Conference Paper

Dynamically Self-Organized Service Composition in Wireless Ad Hoc Networks

Authors:
To read the full-text of this research, you can request a copy directly from the authors.

Abstract

Service composition is a powerful tool to create new services rapidly by reusing existing ones. Previous research mainly focuses on the wired infrastructure-based environment. With the developments in mobile devices and wireless communication technology in recent years, mobile ad hoc network has received an increasing attention as a new communication paradigm. However, the existing service composition techniques do not work any longer in an ad hoc environment. In this paper, we present the service composition problem in wireless ad hoc network with full consideration of the characteristics of an ad hoc environment. To solve this problem, we develop two service composition routing algorithms, Simple Broadcasting Service Composition and Behavior Evolution Service Composition. The main contribution of our algorithms is that the whole process of service composition is done by the cooperation of nodes on-the-fly instead of a centralized broker to meet the peculiarity of ad hoc networks. Finally, we describe an initial implementation architecture for service composition in wireless ad hoc networks.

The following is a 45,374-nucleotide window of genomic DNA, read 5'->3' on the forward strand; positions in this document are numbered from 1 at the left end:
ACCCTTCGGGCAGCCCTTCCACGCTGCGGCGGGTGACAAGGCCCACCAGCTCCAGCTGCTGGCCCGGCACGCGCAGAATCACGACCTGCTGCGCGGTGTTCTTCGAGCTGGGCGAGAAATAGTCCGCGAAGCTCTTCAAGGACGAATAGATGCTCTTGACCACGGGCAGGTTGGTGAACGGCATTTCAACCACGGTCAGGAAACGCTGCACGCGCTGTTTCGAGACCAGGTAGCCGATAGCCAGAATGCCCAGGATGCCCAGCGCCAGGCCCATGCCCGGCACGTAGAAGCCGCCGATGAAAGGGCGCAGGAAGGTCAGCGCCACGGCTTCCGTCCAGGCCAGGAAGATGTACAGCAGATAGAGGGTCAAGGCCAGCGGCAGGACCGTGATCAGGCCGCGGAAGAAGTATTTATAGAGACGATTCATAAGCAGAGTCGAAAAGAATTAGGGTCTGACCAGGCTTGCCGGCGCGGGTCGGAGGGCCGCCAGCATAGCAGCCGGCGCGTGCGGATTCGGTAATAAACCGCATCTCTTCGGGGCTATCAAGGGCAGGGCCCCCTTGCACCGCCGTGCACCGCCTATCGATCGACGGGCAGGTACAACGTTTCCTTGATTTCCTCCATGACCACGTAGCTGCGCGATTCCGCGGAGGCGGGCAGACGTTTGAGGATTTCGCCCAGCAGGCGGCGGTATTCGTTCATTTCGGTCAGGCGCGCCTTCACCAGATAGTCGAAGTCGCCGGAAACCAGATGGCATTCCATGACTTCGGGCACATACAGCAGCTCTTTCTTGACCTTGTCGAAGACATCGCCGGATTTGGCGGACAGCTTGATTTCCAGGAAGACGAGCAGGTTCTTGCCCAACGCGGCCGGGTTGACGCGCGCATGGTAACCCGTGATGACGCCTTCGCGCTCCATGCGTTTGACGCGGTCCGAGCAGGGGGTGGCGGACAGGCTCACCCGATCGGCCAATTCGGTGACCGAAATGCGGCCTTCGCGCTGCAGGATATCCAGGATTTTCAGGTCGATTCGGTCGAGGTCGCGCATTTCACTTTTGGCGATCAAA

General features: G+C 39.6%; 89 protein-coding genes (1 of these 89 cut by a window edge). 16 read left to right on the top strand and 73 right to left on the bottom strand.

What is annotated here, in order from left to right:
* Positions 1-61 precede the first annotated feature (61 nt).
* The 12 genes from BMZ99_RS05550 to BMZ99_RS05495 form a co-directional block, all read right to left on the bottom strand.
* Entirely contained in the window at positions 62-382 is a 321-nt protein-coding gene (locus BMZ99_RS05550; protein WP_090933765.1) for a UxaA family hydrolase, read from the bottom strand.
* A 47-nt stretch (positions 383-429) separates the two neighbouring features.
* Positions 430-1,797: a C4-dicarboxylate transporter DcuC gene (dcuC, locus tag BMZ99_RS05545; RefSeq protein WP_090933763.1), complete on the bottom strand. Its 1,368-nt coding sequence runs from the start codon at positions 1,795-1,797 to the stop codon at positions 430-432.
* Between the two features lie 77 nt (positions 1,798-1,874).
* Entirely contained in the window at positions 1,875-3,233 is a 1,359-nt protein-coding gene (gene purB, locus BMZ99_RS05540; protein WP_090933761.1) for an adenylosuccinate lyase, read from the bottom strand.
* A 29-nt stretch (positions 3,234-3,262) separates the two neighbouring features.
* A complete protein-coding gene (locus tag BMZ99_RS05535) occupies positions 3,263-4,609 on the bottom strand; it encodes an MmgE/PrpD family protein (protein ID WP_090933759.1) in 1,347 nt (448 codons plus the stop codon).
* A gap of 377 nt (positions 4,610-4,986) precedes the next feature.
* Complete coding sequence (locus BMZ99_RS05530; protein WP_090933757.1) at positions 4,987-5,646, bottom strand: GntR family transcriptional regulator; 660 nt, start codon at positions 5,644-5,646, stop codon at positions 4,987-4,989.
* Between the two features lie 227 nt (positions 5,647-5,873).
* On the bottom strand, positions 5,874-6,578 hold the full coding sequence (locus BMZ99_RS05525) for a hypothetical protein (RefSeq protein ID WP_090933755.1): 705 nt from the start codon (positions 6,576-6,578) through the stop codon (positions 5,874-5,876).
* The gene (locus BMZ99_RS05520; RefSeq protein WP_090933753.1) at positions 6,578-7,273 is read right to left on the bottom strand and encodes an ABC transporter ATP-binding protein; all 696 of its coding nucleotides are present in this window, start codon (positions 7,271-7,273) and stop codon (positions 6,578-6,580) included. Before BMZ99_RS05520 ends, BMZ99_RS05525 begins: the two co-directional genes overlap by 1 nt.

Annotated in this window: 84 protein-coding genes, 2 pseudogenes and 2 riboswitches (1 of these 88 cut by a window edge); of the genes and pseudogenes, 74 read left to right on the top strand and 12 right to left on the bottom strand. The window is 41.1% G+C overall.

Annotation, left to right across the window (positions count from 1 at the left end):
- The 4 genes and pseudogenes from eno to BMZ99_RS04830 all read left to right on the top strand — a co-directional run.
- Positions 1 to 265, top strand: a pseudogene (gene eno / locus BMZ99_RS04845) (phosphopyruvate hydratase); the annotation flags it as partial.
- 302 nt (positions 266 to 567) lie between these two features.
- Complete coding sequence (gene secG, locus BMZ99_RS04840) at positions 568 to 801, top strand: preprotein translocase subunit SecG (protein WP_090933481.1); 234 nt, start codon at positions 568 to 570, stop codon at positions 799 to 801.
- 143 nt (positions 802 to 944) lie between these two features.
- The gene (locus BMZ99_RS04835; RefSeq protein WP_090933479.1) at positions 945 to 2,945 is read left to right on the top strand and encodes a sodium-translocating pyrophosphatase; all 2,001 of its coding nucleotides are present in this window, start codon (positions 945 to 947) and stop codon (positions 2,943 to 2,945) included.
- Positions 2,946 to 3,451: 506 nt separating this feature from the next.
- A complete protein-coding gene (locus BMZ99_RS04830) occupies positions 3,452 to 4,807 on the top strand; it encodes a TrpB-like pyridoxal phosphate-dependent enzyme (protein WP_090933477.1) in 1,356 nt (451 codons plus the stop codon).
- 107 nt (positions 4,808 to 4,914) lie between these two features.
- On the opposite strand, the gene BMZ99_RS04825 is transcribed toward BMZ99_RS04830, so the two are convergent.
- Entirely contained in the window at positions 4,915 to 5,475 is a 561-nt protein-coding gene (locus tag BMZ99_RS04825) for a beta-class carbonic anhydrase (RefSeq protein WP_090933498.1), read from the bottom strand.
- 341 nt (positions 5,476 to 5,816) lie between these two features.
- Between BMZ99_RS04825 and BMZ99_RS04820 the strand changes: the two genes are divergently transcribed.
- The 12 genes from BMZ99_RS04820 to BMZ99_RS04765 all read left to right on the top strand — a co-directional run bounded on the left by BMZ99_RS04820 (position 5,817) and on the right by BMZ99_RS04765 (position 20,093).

No full-text available

Request Full-text Paper PDF

To read the full-text of this research,
you can request a copy directly from the authors.

... Service oriented methodology retains the benefits of component-based development. A lot of service oriented research is presented in [2], [4], [3]. It has an interface portrayed in a machine-process able format (especially Web Service Description Language-WSDL). ...
Conference Paper
Full-text available